3.5.3 The importance of accurate representation: gender/inclusiveness
The Importance of Accurate Representation
A factor mentioned earlier in this section is the importance of achieving accurate representation of all your stakeholders and stakeholder types considering your product or process. Weak or marginalised stakeholders may have very valuable input to offer.
For example, if your innovation is engaging with a population mixed across race, religion, gender, region, age, class, sexual orientation and education, or even time-poor stakeholders, it is important that you elicit views that represent this diversity as well as consider effective ways to engage with a cross-section of the stakeholder population, which will differ across groups.
Gender is a good example of the dynamics involved in achieving accurate representation. It is critical that both male and female stakeholder representatives are involved in the process of building meaningful relations.
Partial information can lead to both a false evaluation of the results of engagement and opportunities being missed; it is crucial in such communities for companies to manage this reality, i.e. that men and women play different roles and have differential access to resources and finances, to contacts and relationships, to personal skills development, and to opportunities and power
‘For most companies, failing to consult adequately with women is not deliberate, but is a result of lack of awareness or inability to examine the issues with sufficient detail’
The following questions are designed to assist you to assess if your engagement adequately takes into consideration the perspective of women:.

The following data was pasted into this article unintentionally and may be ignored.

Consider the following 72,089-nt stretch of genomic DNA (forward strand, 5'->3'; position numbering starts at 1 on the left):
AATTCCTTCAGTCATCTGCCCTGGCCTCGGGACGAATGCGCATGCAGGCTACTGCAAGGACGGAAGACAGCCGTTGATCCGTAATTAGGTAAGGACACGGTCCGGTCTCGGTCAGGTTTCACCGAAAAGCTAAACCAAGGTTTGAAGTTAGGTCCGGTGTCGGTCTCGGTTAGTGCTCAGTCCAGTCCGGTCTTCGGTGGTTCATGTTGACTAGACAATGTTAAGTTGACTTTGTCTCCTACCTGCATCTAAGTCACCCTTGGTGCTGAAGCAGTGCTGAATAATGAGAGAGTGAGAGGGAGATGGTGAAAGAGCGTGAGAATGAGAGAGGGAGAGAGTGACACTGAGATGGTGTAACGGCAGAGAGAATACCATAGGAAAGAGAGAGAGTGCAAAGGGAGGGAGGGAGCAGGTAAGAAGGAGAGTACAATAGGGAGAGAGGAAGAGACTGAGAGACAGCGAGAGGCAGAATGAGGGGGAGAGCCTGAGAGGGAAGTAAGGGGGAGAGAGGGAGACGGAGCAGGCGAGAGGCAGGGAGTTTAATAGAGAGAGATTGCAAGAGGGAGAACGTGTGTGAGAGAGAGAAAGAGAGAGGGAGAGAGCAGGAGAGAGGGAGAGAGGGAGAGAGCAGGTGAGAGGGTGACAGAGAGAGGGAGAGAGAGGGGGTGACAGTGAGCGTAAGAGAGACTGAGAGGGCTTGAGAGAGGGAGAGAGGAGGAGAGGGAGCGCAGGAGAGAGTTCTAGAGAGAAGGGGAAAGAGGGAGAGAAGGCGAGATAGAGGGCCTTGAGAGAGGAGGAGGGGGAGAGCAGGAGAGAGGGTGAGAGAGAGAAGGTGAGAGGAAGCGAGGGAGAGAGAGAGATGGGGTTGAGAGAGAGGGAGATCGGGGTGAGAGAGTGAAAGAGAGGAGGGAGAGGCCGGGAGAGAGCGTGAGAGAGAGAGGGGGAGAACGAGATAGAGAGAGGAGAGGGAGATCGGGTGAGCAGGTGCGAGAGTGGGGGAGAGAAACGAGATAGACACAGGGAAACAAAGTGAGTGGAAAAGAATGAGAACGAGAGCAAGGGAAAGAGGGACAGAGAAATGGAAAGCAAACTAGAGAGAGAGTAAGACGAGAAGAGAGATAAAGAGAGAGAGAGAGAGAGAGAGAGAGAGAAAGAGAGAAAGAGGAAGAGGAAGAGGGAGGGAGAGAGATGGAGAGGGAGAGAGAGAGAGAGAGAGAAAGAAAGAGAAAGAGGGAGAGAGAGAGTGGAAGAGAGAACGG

- Have you actively sought out the views of women, to provide a more complete picture of potential risks, impacts, and opportunities relating to an engagement process?
- Have you considered whether the engagement process will have any effects on the gender dynamics within a stakeholder group?
- Have you considered how men and women may view the engagement process and environment in a different light, or from a different perspective, and how this could impact on achieving a balanced participation and the eventual success of the process?
- If you have collected any data on the stakeholder groups, has it been disaggregated by gender and the implications of that assessed?
- Have you clarified that the stakeholder representatives appropriately to represent the wider stakeholder group in terms of gender balance?
- Have you assessed whether you need gender-specific staff members, or staff with specific levels of expertise and experience on your engagement team, so that they can adequately facilitate situations in a way that allows both men and women to express their views?
- Have you considered how to increase the accessibility and convenience of the engagement process to more women?
- Have you considered how to increase women’s participation in stakeholder meetings? (Sometimes just having one female representative, or even a number of female representatives may not be enough, because the women may not feel empowered to contribute, or may have been already ‘assigned’ roles, explicitly or implicitly, by their male peers)
- Have you assessed whether any female-specific stakeholder inclusion mechanisms actually add to women’s ability to input into the stakeholder process or not?
Responsible Innovation: Building Tomorrow’s Responsible Firms by TU Delft OpenCourseWare is licensed under a Creative Commons Attribution-NonCommercial-ShareAlike 4.0 International License.
Based on a work at https://online-learning.tudelft.nl/courses/responsible-innovation-building-tomorrows-responsible-firms/.